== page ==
The Breaking News Blog

All the latest news from the District, Maryland and Virginia

Law Punishes Truancy by Taking Away Teens' Keys

Network News

X Profile
View More Activity
By Susan DeFord
Washington Post Staff Writer
Thursday, October 25, 2007

At schools across Maryland, educators and motor vehicle officials have teamed up to enforce a new state law that is the latest strategy to deter habitual truancy.

The measure, which took effect Oct. 1, denies a learner's permit to students younger than 16 who have more than 10 unexcused absences during the prior school semester.

Whether they are in public or private school or are home-schooled, teens must submit a certified, sealed school attendance form as part of their application. The Motor Vehicle Administration will not accept forms from students if there is evidence of tampering or alteration, agency spokesman Buel Young said. The law probably will affect thousands of teenagers: In the last budget year, more than 14,500 16-year-olds earned provisional driver's licenses.

A teenager must be at least 15 years, 9 months old before applying for a Maryland learner's permit, and the driver must hold that learner's permit for at least six months, Young said.

The measure, which borrows a strategy adopted in other states, was pushed during the past General Assembly session by a Prince George's County delegate.

Habitually truant students "face no repercussions under the law, and I thought that was a big gap," said Del. Gerron S. Levi (D), the lead sponsor of House Bill 571. "This is one way to hold students accountable."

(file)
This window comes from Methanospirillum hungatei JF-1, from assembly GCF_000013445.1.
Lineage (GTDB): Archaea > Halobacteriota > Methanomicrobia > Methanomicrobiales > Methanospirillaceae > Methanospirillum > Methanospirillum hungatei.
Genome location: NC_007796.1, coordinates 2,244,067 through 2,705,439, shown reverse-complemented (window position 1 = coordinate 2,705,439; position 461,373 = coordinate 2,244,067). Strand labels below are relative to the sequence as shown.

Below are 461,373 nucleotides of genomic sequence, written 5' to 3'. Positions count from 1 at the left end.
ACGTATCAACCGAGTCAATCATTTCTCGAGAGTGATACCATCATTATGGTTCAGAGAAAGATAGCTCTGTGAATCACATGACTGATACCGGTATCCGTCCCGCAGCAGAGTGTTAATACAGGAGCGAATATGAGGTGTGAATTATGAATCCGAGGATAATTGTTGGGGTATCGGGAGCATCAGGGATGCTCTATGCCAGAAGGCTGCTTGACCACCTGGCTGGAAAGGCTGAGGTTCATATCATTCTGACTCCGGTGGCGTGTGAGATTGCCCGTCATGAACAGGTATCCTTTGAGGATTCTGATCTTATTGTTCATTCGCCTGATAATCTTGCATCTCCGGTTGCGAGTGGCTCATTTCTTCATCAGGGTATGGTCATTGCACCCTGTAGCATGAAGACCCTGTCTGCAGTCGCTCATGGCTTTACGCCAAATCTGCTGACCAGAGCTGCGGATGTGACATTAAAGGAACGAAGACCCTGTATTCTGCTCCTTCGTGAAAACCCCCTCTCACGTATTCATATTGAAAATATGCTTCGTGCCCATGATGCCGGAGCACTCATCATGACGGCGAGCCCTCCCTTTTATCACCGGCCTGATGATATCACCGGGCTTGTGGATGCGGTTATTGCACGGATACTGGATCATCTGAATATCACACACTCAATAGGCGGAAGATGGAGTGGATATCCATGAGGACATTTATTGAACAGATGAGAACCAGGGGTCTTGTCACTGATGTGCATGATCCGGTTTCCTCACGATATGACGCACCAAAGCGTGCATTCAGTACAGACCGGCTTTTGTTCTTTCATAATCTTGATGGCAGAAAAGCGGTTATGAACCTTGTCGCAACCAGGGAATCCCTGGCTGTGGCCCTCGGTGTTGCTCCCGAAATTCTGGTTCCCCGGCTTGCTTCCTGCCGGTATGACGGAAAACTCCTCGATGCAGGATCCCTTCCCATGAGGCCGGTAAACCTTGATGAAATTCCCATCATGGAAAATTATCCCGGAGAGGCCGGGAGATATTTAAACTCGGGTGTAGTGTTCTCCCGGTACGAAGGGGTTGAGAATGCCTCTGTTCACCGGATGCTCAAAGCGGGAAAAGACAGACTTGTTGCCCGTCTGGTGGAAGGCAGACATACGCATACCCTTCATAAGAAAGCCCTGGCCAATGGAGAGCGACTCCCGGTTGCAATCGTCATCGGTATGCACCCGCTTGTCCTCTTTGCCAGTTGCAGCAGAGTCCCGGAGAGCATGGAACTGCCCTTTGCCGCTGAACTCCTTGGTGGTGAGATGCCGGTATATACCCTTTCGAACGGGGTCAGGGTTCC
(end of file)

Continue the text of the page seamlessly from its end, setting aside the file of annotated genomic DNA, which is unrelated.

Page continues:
Truancy is a major issue for a few school systems in Maryland. More than 10 percent of Baltimore students were habitually absent in the 2005-06 school year, according to a state report.

In the Washington region, Prince George's contends with a truancy rate of 4.39 percent, the report said. For other school districts, such as Montgomery and Howard, the percentages of truants are smaller, but the problem persists among subgroups of students.

Under Maryland law, parents can face criminal charges if their children are habitually truant, but those cases are rare, educators say.

School officials who work directly with students and families say truancy is a tough knot to unravel.

"Truancy is always, in my opinion, a symptom of underlying issues, not a disorder in itself," said Howard pupil personnel worker Bob D'Angelis. "It's such a range: financial issues, mental health issues, logistical issues, substance abuse issues. It's very, very complicated."

Levi said she's concerned about what truancy can encourage.


CONTINUED     1        >

© 2007 The Washington Post Company

Network News

X My Profile
View More Activity